February 26, 2013

Redefining Affordable Housing Nirvana


The Crossings at Fourth and Preston. 
Scott Medina Photography (804) 299-2191
I’ve heard it said that “affordable housing nirvana” is reached when the number of different sources of funding for a project exceeds the number of units being created. Those of us familiar with affordable housing development may chuckle (or wince) at that definition, but it is true that the sheer difficulty in putting these deals together is not for the faint of heart. On the other hand, some goals – such as permanent supportive housing— are worth, and indeed demand, an extraordinary effort.  Permanent supportive housing follows the "housing first" model that takes a person from the street directly into housing. This provides a stable environment for the individual to address their needs.


The Crossings at Fourth and Preston is the first supportive housing development in Virginia with both mixed incomes and EarthCraft certification. Half of its units are set aside for those making less than 50% of the Area Median Income (which would be $38,350 for the Charlottesville area) with the remaining 50% for individuals who were formerly homeless.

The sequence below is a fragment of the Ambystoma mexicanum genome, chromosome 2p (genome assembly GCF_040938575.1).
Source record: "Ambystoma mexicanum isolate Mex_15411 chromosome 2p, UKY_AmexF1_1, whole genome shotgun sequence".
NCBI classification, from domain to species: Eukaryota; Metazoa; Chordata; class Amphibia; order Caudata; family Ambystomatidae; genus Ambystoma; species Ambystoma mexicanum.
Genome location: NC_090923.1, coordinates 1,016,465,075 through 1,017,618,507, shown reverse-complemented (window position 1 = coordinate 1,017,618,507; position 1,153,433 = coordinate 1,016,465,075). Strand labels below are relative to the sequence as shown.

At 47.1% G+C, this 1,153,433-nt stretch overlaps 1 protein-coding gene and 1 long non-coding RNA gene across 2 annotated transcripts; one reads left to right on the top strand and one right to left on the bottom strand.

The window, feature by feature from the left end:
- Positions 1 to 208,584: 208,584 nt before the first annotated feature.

Each unit at The Crossings at Fourth and Preston comes fully furnished and is approximately 350 square feet. Each also has a full bath and a kitchenette with an Energy Star rated range and refrigerator. The complex has access to public transportation, a security system, community room with a kitchen and outdoor patio, fitness room, computer room and available office space to allow on-site management 16-hours a day.  

Strong local government support was invaluable to the success of the development. Former Charlottesville Mayor and current City Council member Dave Norris had long championed affordable housing in his city. A couple of years ago, he stood at the corner of Fourth and Preston St. in front of a small crowd and stated that the vacant office/retail building in the background was going to be the site of a major step forward to end homelessness in Charlottesville. The City of Charlottesville loaned the developer $1,550,000 to purchase the property and, along with Albemarle County, supplied the funding for rent subsidies. In March 2012, Dave’s declaration became a reality with Virginia Supportive Housing’s (VSH) transformation of the once environmentally-contaminated property into 60 units of permanent supportive housing.

Project financing came in the form of Low-Income Housing Tax Credits (LIHTC) through VHDA, which raised just over $4 million of the total $6.7 million development costs.  In addition, VHDA provided a below market rate permanent SPARC multifamily loan of $900,000.  Other funding sources included DHCD HOME funds and local foundation grants.

So let’s recap: an environmentally-contaminated former shopping center, with the assistance of regional cooperation, becomes an attractive, energy-efficient asset to the neighborhood, providing permanent supportive housing for the homeless in a mixed-income setting. And the development also wins the “Best Affordable Housing Energy Conservation Effort” at the 2012 Governor’s Housing Conference. It sounds like our definition of “affordable housing nirvana” needs updating!




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